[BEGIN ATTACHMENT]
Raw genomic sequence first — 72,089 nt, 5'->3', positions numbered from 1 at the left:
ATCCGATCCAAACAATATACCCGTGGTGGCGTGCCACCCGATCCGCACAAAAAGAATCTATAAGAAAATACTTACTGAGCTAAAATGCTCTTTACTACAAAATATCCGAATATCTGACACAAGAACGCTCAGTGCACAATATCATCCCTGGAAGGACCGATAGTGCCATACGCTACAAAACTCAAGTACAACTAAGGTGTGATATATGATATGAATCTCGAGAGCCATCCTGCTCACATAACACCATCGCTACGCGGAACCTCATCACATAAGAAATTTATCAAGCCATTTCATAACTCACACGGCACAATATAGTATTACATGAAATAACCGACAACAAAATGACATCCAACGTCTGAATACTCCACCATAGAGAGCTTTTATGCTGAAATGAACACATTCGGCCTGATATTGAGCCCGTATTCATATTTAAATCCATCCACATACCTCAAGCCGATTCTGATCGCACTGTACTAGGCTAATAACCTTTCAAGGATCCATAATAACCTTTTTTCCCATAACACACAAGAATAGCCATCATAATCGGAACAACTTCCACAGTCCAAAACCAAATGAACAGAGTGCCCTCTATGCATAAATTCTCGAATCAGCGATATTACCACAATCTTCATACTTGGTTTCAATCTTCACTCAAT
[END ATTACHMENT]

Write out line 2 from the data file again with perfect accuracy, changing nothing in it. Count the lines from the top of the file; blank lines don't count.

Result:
ATCCGATCCAAACAATATACCCGTGGTGGCGTGCCACCCGATCCGCACAAAAAGAATCTATAAGAAAATACTTACTGAGCTAAAATGCTCTTTACTACAAAATATCCGAATATCTGACACAAGAACGCTCAGTGCACAATATCATCCCTGGAAGGACCGATAGTGCCATACGCTACAAAACTCAAGTACAACTAAGGTGTGATATATGATATGAATCTCGAGAGCCATCCTGCTCACATAACACCATCGCTACGCGGAACCTCATCACATAAGAAATTTATCAAGCCATTTCATAACTCACACGGCACAATATAGTATTACATGAAATAACCGACAACAAAATGACATCCAACGTCTGAATACTCCACCATAGAGAGCTTTTATGCTGAAATGAACACATTCGGCCTGATATTGAGCCCGTATTCATATTTAAATCCATCCACATACCTCAAGCCGATTCTGATCGCACTGTACTAGGCTAATAACCTTTCAAGGATCCATAATAACCTTTTTTCCCATAACACACAAGAATAGCCATCATAATCGGAACAACTTCCACAGTCCAAAACCAAATGAACAGAGTGCCCTCTATGCATAAATTCTCGAATCAGCGATATTACCACAATCTTCATACTTGGTTTCAATCTTCACTCAAT